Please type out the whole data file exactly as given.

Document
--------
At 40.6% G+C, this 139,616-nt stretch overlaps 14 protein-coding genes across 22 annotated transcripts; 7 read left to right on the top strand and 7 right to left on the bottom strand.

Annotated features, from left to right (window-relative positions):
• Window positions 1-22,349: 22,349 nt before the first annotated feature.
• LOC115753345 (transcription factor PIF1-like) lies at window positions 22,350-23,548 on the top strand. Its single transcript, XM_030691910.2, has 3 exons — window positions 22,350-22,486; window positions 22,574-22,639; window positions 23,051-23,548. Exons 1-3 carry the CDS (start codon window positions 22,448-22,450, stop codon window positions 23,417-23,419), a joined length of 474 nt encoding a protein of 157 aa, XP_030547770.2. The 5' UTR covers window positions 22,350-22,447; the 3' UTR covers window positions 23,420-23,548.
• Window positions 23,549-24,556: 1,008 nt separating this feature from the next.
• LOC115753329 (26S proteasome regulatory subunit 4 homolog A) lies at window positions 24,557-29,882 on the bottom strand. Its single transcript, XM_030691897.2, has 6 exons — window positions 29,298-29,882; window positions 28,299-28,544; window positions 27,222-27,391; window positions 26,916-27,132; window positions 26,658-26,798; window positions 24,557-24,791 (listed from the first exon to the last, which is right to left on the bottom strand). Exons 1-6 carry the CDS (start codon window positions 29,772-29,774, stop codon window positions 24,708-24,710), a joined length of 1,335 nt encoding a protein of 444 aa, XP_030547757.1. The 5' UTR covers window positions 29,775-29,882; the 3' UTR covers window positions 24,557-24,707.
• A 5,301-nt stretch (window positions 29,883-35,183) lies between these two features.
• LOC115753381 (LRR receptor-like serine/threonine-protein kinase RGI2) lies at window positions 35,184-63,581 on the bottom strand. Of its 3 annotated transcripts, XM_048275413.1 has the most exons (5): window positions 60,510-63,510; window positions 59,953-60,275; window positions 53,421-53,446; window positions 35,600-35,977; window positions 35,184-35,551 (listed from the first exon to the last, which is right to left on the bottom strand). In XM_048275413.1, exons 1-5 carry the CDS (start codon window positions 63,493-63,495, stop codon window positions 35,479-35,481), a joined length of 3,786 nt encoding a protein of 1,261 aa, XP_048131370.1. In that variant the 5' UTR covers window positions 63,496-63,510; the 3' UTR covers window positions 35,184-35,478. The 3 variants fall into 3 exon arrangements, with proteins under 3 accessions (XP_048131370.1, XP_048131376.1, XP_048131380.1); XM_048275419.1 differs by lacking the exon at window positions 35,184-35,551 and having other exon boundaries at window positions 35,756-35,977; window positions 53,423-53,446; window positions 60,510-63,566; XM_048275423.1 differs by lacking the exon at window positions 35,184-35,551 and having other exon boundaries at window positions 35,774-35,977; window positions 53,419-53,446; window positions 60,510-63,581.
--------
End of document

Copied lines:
At 40.6% G+C, this 139,616-nt stretch overlaps 14 protein-coding genes across 22 annotated transcripts; 7 read left to right on the top strand and 7 right to left on the bottom strand.

Annotated features, from left to right (window-relative positions):
• Window positions 1-22,349: 22,349 nt before the first annotated feature.
• LOC115753345 (transcription factor PIF1-like) lies at window positions 22,350-23,548 on the top strand. Its single transcript, XM_030691910.2, has 3 exons — window positions 22,350-22,486; window positions 22,574-22,639; window positions 23,051-23,548. Exons 1-3 carry the CDS (start codon window positions 22,448-22,450, stop codon window positions 23,417-23,419), a joined length of 474 nt encoding a protein of 157 aa, XP_030547770.2. The 5' UTR covers window positions 22,350-22,447; the 3' UTR covers window positions 23,420-23,548.
• Window positions 23,549-24,556: 1,008 nt separating this feature from the next.
• LOC115753329 (26S proteasome regulatory subunit 4 homolog A) lies at window positions 24,557-29,882 on the bottom strand. Its single transcript, XM_030691897.2, has 6 exons — window positions 29,298-29,882; window positions 28,299-28,544; window positions 27,222-27,391; window positions 26,916-27,132; window positions 26,658-26,798; window positions 24,557-24,791 (listed from the first exon to the last, which is right to left on the bottom strand). Exons 1-6 carry the CDS (start codon window positions 29,772-29,774, stop codon window positions 24,708-24,710), a joined length of 1,335 nt encoding a protein of 444 aa, XP_030547757.1. The 5' UTR covers window positions 29,775-29,882; the 3' UTR covers window positions 24,557-24,707.
• A 5,301-nt stretch (window positions 29,883-35,183) lies between these two features.
• LOC115753381 (LRR receptor-like serine/threonine-protein kinase RGI2) lies at window positions 35,184-63,581 on the bottom strand. Of its 3 annotated transcripts, XM_048275413.1 has the most exons (5): window positions 60,510-63,510; window positions 59,953-60,275; window positions 53,421-53,446; window positions 35,600-35,977; window positions 35,184-35,551 (listed from the first exon to the last, which is right to left on the bottom strand). In XM_048275413.1, exons 1-5 carry the CDS (start codon window positions 63,493-63,495, stop codon window positions 35,479-35,481), a joined length of 3,786 nt encoding a protein of 1,261 aa, XP_048131370.1. In that variant the 5' UTR covers window positions 63,496-63,510; the 3' UTR covers window positions 35,184-35,478. The 3 variants fall into 3 exon arrangements, with proteins under 3 accessions (XP_048131370.1, XP_048131376.1, XP_048131380.1); XM_048275419.1 differs by lacking the exon at window positions 35,184-35,551 and having other exon boundaries at window positions 35,756-35,977; window positions 53,423-53,446; window positions 60,510-63,566; XM_048275423.1 differs by lacking the exon at window positions 35,184-35,551 and having other exon boundaries at window positions 35,774-35,977; window positions 53,419-53,446; window positions 60,510-63,581.